Check it out yourself for free. Call (805) 453-6086 or email santabarbara@osteostrong.me to set up an appointment. See osteostrong.me

Originally published in The Santa Barbara Independent on August 12, 2021. Cover photo by Erick Madrid. To read this special section as it originally appeared in print, click here.

Building Better Bone Health With Osteostrong

Building Better Bone Health With Osteostrong, from Santa Barbara Independent, Active Aging Special Section, July 30, 2020.

Building Better Bone Health With Osteostrong, from Santa Barbara Independent, Active Aging Special Section, July 30, 2020.


Almost everyone knows about the increased dangers of falling and breaking bones as we age. But traditional workout programs never really focused on enhancing bone strength to aid in the fight against osteoporosis.

OsteoStrong, a five-year-old wellness studio franchise operation owned by Yvonne and Jim Parsons, who originally brought Curves for Women to town, hopes to change that.

“We help people with issues with bone health,” said Yvonne, explaining that people stop producing the mineral and tissue that make our bones strong after we turn 30. “If you’re playing tennis or you’re doing high impact sports — hiking, running, tennis, those kinds of things—generally people maintain their bone mass. But as we age, especially for women, we start losing it when we start menopause because our body leaches the calcium out of our bones.”

That leads to osteoporosis or osteopenia, with half of all women and a third of all men over 50 eventually breaking a bone. “It’s the third leading cause of death after 65,” said Parsons ominously. “Forty percent of people who have a fracture will be staying in a nursing home after 65, and 20 percent will never walk again.”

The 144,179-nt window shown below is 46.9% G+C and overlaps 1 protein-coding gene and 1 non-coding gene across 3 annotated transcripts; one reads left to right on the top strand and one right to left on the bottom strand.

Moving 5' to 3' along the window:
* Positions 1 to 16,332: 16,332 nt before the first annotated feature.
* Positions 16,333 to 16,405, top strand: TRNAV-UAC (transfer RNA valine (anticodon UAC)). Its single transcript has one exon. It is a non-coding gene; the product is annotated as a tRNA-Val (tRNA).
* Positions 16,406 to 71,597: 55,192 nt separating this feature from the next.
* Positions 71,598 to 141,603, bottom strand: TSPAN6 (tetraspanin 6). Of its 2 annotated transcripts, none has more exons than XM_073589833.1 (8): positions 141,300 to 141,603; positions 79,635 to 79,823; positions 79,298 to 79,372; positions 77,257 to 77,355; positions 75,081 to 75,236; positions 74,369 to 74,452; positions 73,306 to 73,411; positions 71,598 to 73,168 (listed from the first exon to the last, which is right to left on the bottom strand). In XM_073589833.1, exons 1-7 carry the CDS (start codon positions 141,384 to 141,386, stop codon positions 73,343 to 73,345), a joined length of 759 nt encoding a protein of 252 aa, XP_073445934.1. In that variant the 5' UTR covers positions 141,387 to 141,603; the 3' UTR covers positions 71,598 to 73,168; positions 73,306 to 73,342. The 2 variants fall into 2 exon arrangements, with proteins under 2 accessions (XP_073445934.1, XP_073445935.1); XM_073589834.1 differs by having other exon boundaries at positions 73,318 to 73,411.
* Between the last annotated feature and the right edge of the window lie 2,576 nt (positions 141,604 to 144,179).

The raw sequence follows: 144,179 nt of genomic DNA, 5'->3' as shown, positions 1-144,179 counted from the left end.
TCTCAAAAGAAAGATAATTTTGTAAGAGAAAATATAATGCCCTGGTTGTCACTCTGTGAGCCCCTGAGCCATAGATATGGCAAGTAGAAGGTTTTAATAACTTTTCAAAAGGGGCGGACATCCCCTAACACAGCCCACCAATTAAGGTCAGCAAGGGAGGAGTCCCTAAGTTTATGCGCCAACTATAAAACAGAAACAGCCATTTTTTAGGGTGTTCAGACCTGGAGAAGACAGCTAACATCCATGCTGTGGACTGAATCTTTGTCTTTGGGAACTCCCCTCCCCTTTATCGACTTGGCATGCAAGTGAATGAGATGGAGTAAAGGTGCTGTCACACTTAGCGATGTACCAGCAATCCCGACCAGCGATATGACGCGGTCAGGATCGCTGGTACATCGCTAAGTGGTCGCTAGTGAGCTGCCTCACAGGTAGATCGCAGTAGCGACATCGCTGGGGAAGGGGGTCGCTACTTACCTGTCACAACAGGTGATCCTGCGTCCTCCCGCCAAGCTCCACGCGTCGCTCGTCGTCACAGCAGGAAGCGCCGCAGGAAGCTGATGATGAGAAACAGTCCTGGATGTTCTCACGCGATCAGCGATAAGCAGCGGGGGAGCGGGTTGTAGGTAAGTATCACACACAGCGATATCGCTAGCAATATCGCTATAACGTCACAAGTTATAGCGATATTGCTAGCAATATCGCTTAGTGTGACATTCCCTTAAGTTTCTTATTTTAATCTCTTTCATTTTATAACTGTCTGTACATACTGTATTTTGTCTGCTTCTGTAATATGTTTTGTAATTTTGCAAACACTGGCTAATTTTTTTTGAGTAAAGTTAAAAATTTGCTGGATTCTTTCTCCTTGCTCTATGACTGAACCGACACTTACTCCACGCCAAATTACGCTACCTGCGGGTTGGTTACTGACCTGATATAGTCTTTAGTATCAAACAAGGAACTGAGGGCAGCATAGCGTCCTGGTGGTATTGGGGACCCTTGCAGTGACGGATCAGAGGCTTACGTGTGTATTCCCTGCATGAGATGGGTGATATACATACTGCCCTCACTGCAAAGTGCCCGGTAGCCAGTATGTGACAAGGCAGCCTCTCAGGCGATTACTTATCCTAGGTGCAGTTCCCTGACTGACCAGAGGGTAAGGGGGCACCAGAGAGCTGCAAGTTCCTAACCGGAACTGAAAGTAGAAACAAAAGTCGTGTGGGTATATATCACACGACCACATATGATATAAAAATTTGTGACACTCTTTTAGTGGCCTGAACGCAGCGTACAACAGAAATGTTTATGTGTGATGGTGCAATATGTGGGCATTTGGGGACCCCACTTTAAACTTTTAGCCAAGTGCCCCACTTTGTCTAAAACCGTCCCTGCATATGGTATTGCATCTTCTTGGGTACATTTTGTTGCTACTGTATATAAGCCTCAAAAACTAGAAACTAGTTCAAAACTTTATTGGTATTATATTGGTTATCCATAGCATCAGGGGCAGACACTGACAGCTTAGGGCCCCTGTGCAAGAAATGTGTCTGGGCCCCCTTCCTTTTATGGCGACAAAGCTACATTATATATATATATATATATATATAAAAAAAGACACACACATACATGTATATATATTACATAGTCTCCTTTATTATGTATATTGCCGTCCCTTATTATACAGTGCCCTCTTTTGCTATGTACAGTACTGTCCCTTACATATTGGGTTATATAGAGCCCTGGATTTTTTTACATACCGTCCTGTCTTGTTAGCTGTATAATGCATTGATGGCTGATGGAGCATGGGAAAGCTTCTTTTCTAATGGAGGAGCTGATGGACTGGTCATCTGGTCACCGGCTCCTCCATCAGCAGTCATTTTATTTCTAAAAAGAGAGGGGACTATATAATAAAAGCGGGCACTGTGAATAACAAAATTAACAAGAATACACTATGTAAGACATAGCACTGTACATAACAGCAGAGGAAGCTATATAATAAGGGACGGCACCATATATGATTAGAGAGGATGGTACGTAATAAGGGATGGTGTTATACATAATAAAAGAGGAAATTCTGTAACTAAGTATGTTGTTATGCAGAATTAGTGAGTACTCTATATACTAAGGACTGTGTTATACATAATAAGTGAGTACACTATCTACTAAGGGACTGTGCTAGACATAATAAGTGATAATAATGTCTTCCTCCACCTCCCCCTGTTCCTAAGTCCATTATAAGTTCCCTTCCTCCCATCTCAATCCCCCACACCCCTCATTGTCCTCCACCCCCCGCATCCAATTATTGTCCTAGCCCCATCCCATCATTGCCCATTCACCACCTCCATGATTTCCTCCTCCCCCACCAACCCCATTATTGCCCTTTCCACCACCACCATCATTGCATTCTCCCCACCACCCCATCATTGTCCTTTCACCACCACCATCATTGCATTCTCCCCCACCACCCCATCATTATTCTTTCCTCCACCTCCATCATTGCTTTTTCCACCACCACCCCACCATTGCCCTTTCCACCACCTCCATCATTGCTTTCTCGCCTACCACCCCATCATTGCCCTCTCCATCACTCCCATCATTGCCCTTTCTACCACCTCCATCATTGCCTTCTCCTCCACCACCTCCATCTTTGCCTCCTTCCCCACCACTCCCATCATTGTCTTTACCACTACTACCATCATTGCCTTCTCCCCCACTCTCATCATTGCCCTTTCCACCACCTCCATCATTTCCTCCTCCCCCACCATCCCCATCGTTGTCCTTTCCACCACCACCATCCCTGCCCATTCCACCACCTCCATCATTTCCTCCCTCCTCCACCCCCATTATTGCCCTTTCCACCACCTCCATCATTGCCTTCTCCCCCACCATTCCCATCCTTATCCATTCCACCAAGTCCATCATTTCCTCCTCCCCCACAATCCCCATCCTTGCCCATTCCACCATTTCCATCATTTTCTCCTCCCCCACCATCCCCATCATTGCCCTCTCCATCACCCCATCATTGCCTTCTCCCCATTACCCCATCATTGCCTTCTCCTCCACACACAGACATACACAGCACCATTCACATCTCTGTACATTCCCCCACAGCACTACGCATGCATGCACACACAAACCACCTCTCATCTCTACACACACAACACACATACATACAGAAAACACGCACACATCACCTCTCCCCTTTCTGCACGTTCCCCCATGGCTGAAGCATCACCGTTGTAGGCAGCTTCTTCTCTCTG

Developed by biomechanics engineer John Jaquish, OsteoStrong works on the principle of “osteogenic” loading. Using super-resistance machines that cover every section of the body—a chest press, leg press, core pull, and skeleton-stressing vertical lift that resemble weight machines and feature feedback monitors

OsteoStrong clients come in once a week, briefly stand on vibration platforms to warm up, then exert 30 seconds of all-out force at each workout station. A session is designed to take approximately 10 minutes from start to finish.

Parsons offered a few analogies to explain how it works. “If you go into a dark room, how long does it take for your pupil to enlarge? If you start to put your hand on a fire, how quickly does your body respond by pulling it away?” she asked. “It just is like a nanosecond, so it only takes five seconds to hit the degree that you need to for the axial loading when you’re doing it on the equipment.”

Curious to try it out? An initial visit is free. osteostrong.me

Active Aging 2020: Our Annual Guide to Senior Life, Seen Through a Pandemic Lens; Santa Barbara Independent, Active Aging Special Section, July 30, 2020.


Originally published in the Santa Barbara Independent on July 30, 2020. To view the Active Aging Guide to Senior Life, Seen Through a Pandemic Lens, click here.